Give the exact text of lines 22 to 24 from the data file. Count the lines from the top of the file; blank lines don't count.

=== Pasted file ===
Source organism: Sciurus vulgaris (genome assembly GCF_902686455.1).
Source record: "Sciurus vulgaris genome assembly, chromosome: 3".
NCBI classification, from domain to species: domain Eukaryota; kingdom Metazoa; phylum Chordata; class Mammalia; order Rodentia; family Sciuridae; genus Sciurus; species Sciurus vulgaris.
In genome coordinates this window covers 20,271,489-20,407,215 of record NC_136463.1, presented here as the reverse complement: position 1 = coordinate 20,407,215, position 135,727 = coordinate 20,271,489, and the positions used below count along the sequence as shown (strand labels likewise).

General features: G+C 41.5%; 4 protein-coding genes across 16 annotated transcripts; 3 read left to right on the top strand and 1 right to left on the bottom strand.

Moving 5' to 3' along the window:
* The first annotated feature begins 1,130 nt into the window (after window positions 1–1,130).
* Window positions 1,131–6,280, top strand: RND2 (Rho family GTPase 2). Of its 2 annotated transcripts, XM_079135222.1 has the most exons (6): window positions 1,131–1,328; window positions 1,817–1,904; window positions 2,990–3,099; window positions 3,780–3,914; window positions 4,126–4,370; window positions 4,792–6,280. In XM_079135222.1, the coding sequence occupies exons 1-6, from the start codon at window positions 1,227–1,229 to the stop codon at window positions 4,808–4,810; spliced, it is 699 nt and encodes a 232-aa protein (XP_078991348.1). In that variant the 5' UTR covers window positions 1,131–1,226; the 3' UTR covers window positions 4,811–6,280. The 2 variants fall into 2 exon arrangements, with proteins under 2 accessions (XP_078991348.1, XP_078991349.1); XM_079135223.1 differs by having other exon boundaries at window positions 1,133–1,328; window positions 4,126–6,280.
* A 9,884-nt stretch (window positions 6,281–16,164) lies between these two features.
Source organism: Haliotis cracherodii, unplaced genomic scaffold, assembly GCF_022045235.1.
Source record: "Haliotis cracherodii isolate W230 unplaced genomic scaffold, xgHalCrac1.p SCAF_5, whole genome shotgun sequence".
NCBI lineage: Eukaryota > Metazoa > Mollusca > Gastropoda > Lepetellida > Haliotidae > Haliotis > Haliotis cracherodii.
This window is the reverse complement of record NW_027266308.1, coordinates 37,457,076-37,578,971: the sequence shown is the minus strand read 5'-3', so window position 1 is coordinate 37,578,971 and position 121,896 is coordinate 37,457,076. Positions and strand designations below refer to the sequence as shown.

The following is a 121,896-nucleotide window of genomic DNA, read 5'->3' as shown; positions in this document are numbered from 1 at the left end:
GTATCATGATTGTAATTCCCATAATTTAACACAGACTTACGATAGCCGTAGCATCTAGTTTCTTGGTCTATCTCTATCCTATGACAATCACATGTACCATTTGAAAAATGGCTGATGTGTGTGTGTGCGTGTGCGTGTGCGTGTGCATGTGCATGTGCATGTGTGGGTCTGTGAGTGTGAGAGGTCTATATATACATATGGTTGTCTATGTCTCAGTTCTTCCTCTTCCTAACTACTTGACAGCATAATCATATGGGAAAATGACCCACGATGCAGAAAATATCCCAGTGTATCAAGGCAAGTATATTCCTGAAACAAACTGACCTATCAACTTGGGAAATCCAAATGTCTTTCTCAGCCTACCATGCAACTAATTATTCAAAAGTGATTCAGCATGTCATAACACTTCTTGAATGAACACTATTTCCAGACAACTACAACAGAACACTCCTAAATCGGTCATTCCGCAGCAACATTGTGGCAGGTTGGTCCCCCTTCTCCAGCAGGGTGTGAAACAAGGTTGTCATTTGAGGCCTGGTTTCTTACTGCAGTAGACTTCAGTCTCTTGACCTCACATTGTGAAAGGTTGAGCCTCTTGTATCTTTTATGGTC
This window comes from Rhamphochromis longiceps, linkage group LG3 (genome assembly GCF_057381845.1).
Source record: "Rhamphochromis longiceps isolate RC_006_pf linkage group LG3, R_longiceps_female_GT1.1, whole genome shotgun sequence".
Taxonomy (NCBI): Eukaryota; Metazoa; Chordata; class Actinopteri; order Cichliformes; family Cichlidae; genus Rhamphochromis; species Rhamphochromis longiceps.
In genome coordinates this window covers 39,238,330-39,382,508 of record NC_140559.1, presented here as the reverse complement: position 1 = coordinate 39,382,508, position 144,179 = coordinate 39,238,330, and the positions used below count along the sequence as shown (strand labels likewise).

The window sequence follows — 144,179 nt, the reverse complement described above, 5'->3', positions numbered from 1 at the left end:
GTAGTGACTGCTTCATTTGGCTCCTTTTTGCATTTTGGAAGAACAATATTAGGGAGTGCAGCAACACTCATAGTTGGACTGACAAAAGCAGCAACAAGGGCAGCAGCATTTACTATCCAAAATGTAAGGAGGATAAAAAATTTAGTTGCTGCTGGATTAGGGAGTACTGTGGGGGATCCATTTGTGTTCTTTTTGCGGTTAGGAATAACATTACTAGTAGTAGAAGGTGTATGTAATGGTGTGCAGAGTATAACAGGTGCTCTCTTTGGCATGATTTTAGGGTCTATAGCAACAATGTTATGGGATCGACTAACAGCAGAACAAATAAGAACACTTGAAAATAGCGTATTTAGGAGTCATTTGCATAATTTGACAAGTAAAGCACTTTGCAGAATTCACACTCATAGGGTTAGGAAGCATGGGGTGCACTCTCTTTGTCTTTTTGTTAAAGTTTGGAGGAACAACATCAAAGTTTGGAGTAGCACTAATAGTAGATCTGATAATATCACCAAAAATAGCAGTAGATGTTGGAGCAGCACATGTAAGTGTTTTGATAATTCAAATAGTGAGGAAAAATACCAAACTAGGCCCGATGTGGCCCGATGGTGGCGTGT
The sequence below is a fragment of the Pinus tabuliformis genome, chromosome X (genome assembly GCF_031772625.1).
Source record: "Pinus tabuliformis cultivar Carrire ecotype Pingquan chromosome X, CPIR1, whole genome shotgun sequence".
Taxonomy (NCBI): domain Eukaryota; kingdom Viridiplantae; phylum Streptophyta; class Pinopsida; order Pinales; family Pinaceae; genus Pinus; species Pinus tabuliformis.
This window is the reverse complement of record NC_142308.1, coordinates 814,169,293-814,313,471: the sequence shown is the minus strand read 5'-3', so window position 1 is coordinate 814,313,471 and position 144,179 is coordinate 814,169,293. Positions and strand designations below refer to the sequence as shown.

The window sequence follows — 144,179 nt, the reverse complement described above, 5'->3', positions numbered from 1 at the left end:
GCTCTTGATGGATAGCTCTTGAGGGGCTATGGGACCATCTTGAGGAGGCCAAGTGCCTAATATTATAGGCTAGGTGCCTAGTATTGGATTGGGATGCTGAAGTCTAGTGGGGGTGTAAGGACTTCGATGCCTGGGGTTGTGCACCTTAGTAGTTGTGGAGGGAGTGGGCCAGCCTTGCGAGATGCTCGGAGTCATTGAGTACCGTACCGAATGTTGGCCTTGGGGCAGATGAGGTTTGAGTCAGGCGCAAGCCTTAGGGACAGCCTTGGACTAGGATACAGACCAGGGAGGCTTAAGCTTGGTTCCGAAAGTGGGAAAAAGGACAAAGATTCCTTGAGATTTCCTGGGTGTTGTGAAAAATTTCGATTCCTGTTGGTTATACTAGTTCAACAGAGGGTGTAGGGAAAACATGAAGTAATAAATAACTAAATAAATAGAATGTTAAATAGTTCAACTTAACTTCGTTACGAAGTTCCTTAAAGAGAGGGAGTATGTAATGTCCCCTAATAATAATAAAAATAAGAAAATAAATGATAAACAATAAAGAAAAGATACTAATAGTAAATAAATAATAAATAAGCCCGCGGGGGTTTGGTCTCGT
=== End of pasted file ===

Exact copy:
The sequence below is a fragment of the Pinus tabuliformis genome, chromosome X (genome assembly GCF_031772625.1).
Source record: "Pinus tabuliformis cultivar Carrire ecotype Pingquan chromosome X, CPIR1, whole genome shotgun sequence".
Taxonomy (NCBI): domain Eukaryota; kingdom Viridiplantae; phylum Streptophyta; class Pinopsida; order Pinales; family Pinaceae; genus Pinus; species Pinus tabuliformis.